Odorizzi v. Sullivan, 841 F. Supp. 72 (E.D.N.Y. 1993)
October 21, 1993
Louis W. SULLIVAN, M.D., Secretary of Health and Human Services, Defendant.
United States District Court, E.D. New York.
*73 David Kuznicki, New York City, for plaintiff.
Mary Jo White, U.S. Atty. (Shari Leventhal, of counsel), Brooklyn, NY, and Office of Gen. Counsel, Dept. Health & Human Services (Annette H. Blum, Rhonda S. Greenberg, of counsel), New York City, for defendant.
MEMORANDUM AND ORDER
NICKERSON, District Judge:
Enrico Odorizzi (hereafter "plaintiff") brought this action under 42 U.S.C. § 405(g) seeking judicial review of the final decision of defendant Secretary of Health and Human Services (the Secretary) to discontinue plaintiff's disability benefits under the Social Security Act, 42 U.S.C. §§ 301 et seq. Both parties moved pursuant to Fed.R.Civ.P. 12(c) for judgment on the pleadings. Plaintiff died on September 7, 1992, and his wife was substituted as plaintiff approximately one year later.
The only significant issue is whether the opinion of plaintiff's treating physician that he was totally disabled has been refuted by substantial evidence.
The following facts are not disputed.
Plaintiff was a naturalized U.S. citizen who was born in Italy in 1933 and immigrated to the United States in 1954. He received a fifth grade education in Italy. At the time he applied for disability benefits he spoke English fairly well, could read to some extent, but could not write English at all. He worked as a carpenter for the same company for some twenty-five years, from 1956 until March 18, 1981. His job required him to carry or help to carry heavy objects, such as 200-pound beams, to be on his feet all day, to bend, and to climb as many as fifteen flights of stairs a day. While at work on March 18, 1981, plaintiff fell from a scaffold ten to fifteen feet above the ground and was knocked unconscious.
Plaintiff was hospitalized from March 18 until March 20, 1981, and diagnosed with a concussion, discoloration of his right eye socket, a nondisplaced interarticular fracture of his right wrist (for which he was given a short arm cast), and high blood pressure. He was hospitalized a second time, from April 6 until April 15, 1981, for a skull fracture and fracture of the right wrist. On April 19, 1981 plaintiff went to an emergency room complaining of severe recurrent low back pain. He was hospitalized for a third *74 time, and discharged on April 22, 1981 with a diagnosis of right renal colic.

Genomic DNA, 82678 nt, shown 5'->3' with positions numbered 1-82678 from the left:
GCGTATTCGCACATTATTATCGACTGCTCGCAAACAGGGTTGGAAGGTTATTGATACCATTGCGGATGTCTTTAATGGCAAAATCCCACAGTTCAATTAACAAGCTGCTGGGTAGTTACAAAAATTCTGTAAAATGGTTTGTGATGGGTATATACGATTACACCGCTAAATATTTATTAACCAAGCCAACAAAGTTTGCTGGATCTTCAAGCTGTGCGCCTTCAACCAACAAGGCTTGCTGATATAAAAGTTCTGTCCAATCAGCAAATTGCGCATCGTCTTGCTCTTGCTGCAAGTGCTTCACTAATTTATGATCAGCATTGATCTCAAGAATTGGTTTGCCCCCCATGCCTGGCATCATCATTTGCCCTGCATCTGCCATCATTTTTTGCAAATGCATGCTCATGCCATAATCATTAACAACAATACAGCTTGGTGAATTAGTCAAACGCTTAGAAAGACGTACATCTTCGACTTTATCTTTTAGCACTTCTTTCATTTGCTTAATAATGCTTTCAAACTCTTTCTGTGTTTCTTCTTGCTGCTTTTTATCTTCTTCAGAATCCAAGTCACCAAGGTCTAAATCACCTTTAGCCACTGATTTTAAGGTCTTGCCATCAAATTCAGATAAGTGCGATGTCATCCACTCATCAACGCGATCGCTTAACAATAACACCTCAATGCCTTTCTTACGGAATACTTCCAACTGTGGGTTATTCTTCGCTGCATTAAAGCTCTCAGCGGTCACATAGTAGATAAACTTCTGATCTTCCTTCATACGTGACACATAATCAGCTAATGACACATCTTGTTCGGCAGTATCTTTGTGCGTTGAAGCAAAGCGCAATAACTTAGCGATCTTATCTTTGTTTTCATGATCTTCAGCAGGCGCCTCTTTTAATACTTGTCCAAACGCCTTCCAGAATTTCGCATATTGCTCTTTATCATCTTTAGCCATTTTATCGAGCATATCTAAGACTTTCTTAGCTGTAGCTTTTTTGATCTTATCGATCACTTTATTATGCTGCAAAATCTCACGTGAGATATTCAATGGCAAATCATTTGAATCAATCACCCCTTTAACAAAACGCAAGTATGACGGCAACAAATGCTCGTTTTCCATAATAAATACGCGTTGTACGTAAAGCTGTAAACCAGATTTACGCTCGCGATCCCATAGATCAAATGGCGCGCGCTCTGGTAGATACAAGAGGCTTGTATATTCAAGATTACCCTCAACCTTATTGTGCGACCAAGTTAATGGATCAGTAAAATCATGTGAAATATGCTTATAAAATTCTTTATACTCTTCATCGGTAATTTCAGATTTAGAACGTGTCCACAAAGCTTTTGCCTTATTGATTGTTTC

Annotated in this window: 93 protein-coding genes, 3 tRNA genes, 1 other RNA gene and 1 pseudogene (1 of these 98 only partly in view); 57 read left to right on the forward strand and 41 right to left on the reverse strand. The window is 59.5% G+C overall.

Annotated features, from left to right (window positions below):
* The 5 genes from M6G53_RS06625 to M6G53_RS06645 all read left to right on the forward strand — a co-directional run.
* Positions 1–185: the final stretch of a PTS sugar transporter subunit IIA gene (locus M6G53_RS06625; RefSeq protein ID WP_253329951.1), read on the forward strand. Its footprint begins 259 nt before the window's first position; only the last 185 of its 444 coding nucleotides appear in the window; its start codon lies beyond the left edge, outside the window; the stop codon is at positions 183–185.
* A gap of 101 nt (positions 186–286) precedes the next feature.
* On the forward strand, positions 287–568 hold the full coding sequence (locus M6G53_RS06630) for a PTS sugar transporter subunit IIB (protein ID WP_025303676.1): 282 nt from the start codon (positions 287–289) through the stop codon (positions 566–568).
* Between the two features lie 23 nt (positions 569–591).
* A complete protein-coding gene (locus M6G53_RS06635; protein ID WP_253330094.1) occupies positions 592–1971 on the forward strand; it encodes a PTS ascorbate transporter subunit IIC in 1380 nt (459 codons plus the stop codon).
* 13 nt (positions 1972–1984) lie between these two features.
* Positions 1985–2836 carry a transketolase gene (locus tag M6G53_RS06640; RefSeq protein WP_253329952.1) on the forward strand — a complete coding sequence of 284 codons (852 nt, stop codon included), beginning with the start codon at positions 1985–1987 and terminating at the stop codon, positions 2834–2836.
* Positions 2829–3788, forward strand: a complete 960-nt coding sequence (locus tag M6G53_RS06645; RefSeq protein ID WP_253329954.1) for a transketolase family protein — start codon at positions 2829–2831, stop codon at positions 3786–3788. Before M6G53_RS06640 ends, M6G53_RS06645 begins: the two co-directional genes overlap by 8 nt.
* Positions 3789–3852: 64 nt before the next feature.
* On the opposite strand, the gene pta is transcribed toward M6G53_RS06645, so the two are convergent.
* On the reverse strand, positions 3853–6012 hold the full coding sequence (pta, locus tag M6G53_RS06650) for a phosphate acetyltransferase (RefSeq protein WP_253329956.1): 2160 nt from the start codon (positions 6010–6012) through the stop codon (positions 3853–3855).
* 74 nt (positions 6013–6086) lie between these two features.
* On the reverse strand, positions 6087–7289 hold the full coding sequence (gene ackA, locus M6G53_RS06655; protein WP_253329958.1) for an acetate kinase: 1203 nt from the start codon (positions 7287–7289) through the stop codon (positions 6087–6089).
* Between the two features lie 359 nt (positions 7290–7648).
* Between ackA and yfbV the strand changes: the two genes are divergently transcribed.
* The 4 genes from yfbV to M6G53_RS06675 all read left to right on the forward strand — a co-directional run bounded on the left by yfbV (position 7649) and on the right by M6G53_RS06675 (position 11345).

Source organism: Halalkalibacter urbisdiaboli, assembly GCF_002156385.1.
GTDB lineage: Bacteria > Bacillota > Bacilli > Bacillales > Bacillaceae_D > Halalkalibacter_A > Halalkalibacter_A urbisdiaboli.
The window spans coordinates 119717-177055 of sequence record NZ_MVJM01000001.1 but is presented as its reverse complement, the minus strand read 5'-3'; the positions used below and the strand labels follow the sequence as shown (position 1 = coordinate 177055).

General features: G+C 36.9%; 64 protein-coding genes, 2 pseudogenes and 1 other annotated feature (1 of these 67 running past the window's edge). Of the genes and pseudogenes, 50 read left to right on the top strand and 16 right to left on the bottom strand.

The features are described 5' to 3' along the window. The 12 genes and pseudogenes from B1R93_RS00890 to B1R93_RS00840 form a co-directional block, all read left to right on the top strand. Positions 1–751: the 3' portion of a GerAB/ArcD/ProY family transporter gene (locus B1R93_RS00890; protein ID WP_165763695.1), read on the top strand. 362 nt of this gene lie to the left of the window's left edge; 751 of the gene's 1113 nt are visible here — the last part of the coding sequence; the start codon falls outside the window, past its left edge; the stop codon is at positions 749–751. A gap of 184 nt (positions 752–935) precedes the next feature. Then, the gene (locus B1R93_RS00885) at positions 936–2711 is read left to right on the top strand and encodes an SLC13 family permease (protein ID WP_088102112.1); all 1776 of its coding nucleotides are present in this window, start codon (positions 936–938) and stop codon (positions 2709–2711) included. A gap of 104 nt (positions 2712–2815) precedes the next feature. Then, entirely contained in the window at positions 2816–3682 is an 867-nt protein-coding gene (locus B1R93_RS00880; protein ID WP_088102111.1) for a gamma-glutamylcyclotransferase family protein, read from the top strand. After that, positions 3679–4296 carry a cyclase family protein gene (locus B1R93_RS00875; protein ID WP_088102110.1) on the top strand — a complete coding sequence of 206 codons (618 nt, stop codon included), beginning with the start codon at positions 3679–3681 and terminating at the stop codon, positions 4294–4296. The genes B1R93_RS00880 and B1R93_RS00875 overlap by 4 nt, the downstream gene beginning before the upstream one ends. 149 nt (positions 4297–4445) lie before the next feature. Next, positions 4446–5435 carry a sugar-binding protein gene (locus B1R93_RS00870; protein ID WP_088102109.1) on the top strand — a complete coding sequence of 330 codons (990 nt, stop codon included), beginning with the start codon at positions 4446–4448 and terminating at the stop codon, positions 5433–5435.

Plaintiff was hospitalized a fourth time from May 1 until May 4, 1981, after complaining that he had been vomiting for three days. His fifth hospitalization was from July 17 until August 21, 1981, during which his spleen and a mass on his pancreas were removed. He was hospitalized for a sixth time from November 3 until November 19, 1981, this time for acute pancreatitis that had been triggered by increased alcohol intake.
Plaintiff applied to the Social Security Administration (the Administration) for Social Security disability benefits on April 12, 1982. The Administration denied his application initially and on reconsideration. Plaintiff requested a hearing before an administrative law judge. After a hearing held on October 4, 1982 Administrative Law Judge Lawrence P. Ashley (the ALJ) awarded plaintiff a closed period of disability from March 18, 1981 through May 31, 1982.
The ALJ based his finding of disability on all of plaintiff's injuries and symptoms. His finding was not that plaintiff suffered from a single impairment that qualified as a total disability, see 20 C.F.R. § 404.1520(d), but rather that plaintiff's impairments combined with his age and vocational background rendered him unable to engage even in sedentary work during the period of disability. See 20 C.F.R. § 404.1545. Sedentary work requires an individual to lift no more than ten pounds at time, to spend most of the work day sitting, and to stand and walk long enough to carry out job duties. 20 C.F.R. § 404.1567(a).